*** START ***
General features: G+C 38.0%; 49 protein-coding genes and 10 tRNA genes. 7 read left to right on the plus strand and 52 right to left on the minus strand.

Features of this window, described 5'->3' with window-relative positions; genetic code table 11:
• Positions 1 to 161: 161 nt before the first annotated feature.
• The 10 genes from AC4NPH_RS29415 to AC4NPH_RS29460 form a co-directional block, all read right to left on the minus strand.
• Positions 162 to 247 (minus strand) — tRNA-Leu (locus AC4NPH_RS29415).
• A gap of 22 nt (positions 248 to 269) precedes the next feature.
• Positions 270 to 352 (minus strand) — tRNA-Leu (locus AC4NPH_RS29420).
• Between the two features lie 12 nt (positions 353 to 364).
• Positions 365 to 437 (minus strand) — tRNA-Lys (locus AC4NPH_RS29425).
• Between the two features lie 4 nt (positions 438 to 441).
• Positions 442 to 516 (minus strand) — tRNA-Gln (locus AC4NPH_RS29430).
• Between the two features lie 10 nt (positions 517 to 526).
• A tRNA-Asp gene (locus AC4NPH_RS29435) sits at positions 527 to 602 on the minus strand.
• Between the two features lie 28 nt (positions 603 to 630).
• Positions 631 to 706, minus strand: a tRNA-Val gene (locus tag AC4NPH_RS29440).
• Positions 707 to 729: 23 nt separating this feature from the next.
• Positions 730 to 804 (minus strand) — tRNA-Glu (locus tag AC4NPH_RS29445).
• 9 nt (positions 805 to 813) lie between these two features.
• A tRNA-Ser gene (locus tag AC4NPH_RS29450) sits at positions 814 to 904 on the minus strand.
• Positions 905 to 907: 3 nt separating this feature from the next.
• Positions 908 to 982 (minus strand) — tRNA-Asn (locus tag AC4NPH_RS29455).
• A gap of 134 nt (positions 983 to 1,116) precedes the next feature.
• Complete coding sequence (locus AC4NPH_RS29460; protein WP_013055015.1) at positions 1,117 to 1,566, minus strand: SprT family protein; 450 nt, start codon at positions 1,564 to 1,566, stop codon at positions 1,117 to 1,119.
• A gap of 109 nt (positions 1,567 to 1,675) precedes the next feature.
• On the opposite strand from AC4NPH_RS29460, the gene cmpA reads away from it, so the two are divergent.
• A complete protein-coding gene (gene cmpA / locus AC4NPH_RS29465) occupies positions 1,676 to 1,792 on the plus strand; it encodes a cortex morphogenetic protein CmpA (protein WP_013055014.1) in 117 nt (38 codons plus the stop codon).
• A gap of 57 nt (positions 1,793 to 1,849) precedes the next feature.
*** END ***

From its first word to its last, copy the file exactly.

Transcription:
General features: G+C 38.0%; 49 protein-coding genes and 10 tRNA genes. 7 read left to right on the plus strand and 52 right to left on the minus strand.

Features of this window, described 5'->3' with window-relative positions; genetic code table 11:
• Positions 1 to 161: 161 nt before the first annotated feature.
• The 10 genes from AC4NPH_RS29415 to AC4NPH_RS29460 form a co-directional block, all read right to left on the minus strand.
• Positions 162 to 247 (minus strand) — tRNA-Leu (locus AC4NPH_RS29415).
• A gap of 22 nt (positions 248 to 269) precedes the next feature.
• Positions 270 to 352 (minus strand) — tRNA-Leu (locus AC4NPH_RS29420).
• Between the two features lie 12 nt (positions 353 to 364).
• Positions 365 to 437 (minus strand) — tRNA-Lys (locus AC4NPH_RS29425).
• Between the two features lie 4 nt (positions 438 to 441).
• Positions 442 to 516 (minus strand) — tRNA-Gln (locus AC4NPH_RS29430).
• Between the two features lie 10 nt (positions 517 to 526).
• A tRNA-Asp gene (locus AC4NPH_RS29435) sits at positions 527 to 602 on the minus strand.
• Between the two features lie 28 nt (positions 603 to 630).
• Positions 631 to 706, minus strand: a tRNA-Val gene (locus tag AC4NPH_RS29440).
• Positions 707 to 729: 23 nt separating this feature from the next.
• Positions 730 to 804 (minus strand) — tRNA-Glu (locus tag AC4NPH_RS29445).
• 9 nt (positions 805 to 813) lie between these two features.
• A tRNA-Ser gene (locus tag AC4NPH_RS29450) sits at positions 814 to 904 on the minus strand.
• Positions 905 to 907: 3 nt separating this feature from the next.
• Positions 908 to 982 (minus strand) — tRNA-Asn (locus tag AC4NPH_RS29455).
• A gap of 134 nt (positions 983 to 1,116) precedes the next feature.
• Complete coding sequence (locus AC4NPH_RS29460; protein WP_013055015.1) at positions 1,117 to 1,566, minus strand: SprT family protein; 450 nt, start codon at positions 1,564 to 1,566, stop codon at positions 1,117 to 1,119.
• A gap of 109 nt (positions 1,567 to 1,675) precedes the next feature.
• On the opposite strand from AC4NPH_RS29460, the gene cmpA reads away from it, so the two are divergent.
• A complete protein-coding gene (gene cmpA / locus AC4NPH_RS29465) occupies positions 1,676 to 1,792 on the plus strand; it encodes a cortex morphogenetic protein CmpA (protein WP_013055014.1) in 117 nt (38 codons plus the stop codon).
• A gap of 57 nt (positions 1,793 to 1,849) precedes the next feature.